Italy, Declarations made upon ratification of the 1977 Additional Protocol I, 27 February 1986, § 2.
Netherlands
At the CDDH, the Netherlands stated:
The word “feasible” when used in Protocol I, for example in Articles 50 and 51 [now Articles 57 and 58], should in any particular case be interpreted as referring to that which was practicable or practically possible, taking into account all circumstances at the time”. 
Netherlands, Statement at the CDDH, Official Records, Vol. VI, CDDH/SR.42, 27 May 1977, p. 214, § 61.
Netherlands
Upon ratification of the 1977 Additional Protocol I, the Netherlands declared: “The word ‘feasible’ is to be understood as practicable or practically possible taking into account all circumstances ruling at the time, including humanitarian and military considerations.” 
Netherlands, Declarations made upon ratification of the 1977 Additional Protocol I, 26 June 1987, § 2.
Spain
Upon ratification of the 1977 Additional Protocol I, Spain interpreted the term “feasible” as meaning that “the matter in question is feasible or possible in practice, taking into account all the circumstances prevailing at the time, including humanitarian and military aspects”. 
Spain, Interpretative declarations made upon ratification of the 1977 Additional Protocol I, 21 April 1989, § 3.
Switzerland
Upon ratification of the 1977 Additional Protocol I, Switzerland stated:
Considering that [Article 58 of the 1977 Additional Protocol I] contains the expression ‘to the maximum extent feasible’, paragraphs (a) and (b) will be applied subject to the defence requirements of the national territory. 
Switzerland, Reservations made upon ratification of the 1977 Additional Protocol I, 17 February 1982, § 2.
In 2005, Switzerland withdrew its reservations to Articles 57 and 58 of the 1977 Additional Protocol I. 
Switzerland, Withdrawal of reservations to the 1977 Additional Protocol I, 17 June 2005.
United Kingdom of Great Britain and Northern Ireland
At the CDDH, the United Kingdom
expressed keen satisfaction at the adoption of [Article 58 of the 1977 Additional Protocol I], which was designed to lend added strength to the protection already extended to civilian persons and objects of a civilian character by preceding articles. Nevertheless, in an armed conflict such protection could never be absolute; and that was reflected in the article through the expression “to the maximum extent feasible”. According to the interpretation placed upon it by [the United Kingdom], the word “feasible”, wherever it was employed in the Protocol, related to what was workable or practicable, taking into account all the circumstances at a given moment, and especially those which had a bearing on the success of military operations. 
United Kingdom, Statement at the CDDH, Official Records, Vol. VI, CDDH/SR.42, 27 May 1977, p. 214, §§ 58–59.
United Kingdom of Great Britain and Northern Ireland
Upon signature of the 1977 Additional Protocol I, the United Kingdom stated: “The word ‘feasible’ means that which is practicable or practically possible, taking into account all circumstances at the time including those relevant to the success of military operations.”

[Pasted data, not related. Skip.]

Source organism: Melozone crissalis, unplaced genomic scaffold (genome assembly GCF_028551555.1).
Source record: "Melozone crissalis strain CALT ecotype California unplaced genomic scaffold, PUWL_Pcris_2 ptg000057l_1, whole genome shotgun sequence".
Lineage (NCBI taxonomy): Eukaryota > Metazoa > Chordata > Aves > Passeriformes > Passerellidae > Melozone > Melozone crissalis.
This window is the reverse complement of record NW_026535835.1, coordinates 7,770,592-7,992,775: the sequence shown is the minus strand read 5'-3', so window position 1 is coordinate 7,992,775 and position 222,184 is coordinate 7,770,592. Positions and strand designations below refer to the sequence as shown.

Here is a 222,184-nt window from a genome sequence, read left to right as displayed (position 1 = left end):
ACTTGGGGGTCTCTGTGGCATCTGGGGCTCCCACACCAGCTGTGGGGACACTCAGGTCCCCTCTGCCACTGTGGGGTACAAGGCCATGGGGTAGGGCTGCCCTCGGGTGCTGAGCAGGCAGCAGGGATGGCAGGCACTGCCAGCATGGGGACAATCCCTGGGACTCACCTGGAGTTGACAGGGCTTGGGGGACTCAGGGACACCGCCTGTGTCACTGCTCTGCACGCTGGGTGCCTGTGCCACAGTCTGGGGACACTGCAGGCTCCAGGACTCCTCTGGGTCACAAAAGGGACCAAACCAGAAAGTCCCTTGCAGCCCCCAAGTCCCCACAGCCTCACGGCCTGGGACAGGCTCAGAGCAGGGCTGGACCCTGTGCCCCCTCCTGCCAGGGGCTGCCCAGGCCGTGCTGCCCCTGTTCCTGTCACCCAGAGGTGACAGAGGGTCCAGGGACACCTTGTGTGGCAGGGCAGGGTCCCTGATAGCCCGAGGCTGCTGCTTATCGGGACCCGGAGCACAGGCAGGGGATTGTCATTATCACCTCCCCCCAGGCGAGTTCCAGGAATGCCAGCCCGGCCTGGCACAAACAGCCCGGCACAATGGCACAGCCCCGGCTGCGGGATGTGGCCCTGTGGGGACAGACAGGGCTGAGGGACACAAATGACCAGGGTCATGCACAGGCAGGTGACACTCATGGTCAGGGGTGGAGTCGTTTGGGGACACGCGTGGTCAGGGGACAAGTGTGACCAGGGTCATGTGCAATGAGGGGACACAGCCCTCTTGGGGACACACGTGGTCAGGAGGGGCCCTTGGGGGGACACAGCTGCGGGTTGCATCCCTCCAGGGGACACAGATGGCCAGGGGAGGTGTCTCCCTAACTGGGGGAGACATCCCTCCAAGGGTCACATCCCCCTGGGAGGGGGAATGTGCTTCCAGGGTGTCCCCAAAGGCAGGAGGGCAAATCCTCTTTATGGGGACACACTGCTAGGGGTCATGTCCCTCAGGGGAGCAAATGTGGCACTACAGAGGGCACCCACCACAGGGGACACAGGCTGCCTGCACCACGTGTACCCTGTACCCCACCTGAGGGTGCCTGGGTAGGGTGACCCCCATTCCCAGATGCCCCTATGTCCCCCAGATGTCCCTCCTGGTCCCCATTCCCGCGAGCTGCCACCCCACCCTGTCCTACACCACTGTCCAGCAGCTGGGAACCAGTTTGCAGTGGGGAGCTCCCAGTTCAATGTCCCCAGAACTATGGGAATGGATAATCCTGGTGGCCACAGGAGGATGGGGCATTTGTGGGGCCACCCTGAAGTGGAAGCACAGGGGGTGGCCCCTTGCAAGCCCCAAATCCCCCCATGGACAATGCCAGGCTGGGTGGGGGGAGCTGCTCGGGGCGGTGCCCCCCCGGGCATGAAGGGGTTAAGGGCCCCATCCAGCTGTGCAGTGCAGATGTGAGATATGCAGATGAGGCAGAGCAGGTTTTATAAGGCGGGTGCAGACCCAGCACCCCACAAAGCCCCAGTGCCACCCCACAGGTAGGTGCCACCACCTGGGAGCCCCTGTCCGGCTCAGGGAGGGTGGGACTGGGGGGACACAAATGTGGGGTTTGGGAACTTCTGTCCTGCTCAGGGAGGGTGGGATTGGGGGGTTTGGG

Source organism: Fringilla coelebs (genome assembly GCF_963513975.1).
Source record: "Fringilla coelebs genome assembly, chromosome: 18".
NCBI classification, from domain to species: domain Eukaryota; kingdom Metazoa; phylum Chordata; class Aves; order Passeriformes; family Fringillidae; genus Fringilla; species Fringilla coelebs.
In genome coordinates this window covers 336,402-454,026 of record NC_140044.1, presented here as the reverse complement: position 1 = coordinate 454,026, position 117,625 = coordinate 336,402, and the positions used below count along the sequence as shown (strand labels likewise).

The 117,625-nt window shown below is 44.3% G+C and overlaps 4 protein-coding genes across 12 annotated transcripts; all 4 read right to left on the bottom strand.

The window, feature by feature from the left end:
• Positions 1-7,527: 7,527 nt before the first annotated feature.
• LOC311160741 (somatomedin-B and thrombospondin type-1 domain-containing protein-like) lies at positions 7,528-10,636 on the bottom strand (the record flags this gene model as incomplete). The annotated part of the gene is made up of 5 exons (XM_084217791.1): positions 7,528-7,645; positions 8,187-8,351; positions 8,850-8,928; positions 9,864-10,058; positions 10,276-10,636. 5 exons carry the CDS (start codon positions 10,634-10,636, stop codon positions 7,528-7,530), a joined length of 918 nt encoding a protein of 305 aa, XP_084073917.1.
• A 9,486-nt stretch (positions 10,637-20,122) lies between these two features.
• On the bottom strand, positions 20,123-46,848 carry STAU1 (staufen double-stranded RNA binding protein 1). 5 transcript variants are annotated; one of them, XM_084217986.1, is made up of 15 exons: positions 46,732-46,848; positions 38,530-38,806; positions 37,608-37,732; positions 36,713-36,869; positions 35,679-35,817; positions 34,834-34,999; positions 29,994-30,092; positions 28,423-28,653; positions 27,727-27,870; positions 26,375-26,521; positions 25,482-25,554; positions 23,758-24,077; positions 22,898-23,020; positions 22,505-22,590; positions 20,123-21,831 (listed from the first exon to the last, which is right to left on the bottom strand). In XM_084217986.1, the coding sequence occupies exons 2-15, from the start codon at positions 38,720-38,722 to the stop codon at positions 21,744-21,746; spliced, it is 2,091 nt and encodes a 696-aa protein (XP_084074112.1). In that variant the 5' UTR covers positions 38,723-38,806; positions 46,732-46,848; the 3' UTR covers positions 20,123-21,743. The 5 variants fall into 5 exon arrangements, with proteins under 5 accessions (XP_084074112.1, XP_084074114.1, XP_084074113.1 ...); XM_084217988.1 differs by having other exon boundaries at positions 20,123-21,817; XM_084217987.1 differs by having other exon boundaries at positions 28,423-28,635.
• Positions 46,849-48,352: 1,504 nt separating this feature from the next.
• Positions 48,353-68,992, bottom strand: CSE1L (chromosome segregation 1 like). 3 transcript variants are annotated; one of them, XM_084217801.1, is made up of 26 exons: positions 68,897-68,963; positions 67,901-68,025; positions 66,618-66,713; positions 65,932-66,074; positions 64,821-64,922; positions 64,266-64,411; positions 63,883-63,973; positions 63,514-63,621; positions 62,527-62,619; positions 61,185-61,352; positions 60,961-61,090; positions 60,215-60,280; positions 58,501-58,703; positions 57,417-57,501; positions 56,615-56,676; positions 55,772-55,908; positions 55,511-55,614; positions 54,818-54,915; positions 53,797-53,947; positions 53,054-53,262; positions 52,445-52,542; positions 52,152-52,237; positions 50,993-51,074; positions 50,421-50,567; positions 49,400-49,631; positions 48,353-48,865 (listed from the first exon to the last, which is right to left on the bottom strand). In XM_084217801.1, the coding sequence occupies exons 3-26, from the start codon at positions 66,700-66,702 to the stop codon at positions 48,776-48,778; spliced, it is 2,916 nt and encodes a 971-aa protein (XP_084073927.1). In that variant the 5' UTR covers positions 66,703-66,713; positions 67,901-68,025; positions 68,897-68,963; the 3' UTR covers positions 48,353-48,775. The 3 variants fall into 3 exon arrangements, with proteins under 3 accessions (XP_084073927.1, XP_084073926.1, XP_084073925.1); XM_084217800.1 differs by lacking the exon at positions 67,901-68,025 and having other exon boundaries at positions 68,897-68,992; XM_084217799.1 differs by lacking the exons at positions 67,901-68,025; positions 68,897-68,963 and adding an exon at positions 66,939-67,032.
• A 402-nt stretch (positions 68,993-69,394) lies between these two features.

United Kingdom, Declarations made upon signature of the 1977 Additional Protocol I, 12 December 1977, § b.
United Kingdom of Great Britain and Northern Ireland
Upon ratification of the 1977 Additional Protocol I, the United Kingdom stated that it understood the term “feasible” as used in the Protocol to mean “that which is practicable or practically possible, taking into account all circumstances ruling at the time, including humanitarian and military considerations”. 
United Kingdom, Reservations and declarations made upon ratification of the 1977 Additional Protocol I, 28 January 1998, § b.
United States of America
At the CDDH, the United States stated:
The word “feasible” when used in draft Protocol I, for example in Articles 50 and 51 [now Articles 57 and 58], refers to that which is practicable or practically possible, taking into account all circumstances at the time, including those relevant to the success of military operations. 
United States, Statement at the CDDH, Official Records, Vol. VI, CDDH/SR.42, 27 May 1977, p. 241.
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Diplomatic Conference on the Reaffirmation and Development of International Humanitarian Law Applicable in Armed Conflicts
The Rapporteur of the Working Group at the CDDH reported:
Agreement [on Article 51 of the draft 1977 Additional Protocol I (now Article 59)] was reached fairly quickly on this draft after it was revised to have the phrase “to the maximum extent feasible” modify all subparagraphs. This revision reflected the concern of a number of representatives that small and crowded countries would find it difficult to separate civilians and civilian objects from military objectives. Other representatives pointed out that even large countries would find such separation difficult or impossible to arrange, in many cases. 
CDDH, Official Records, Vol. XV, CDDH/III/264/Rev.1, Report to Committee III on the Work of the Working Group submitted by the Rapporteur, 13 March 1975, p. 353.
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ICRC
To fulfil its task of disseminating IHL, the ICRC has delegates around the world teaching armed and security forces that:
The commander shall take all feasible precautions. “Feasible precautions” are those precautions which are practicable, taking into account the tactical situation (that is all circumstances ruling at the time, including humanitarian and military considerations). 
Frédéric de Mulinen, Handbook on the Law of War for Armed Forces, ICRC, Geneva, 1987, § 365.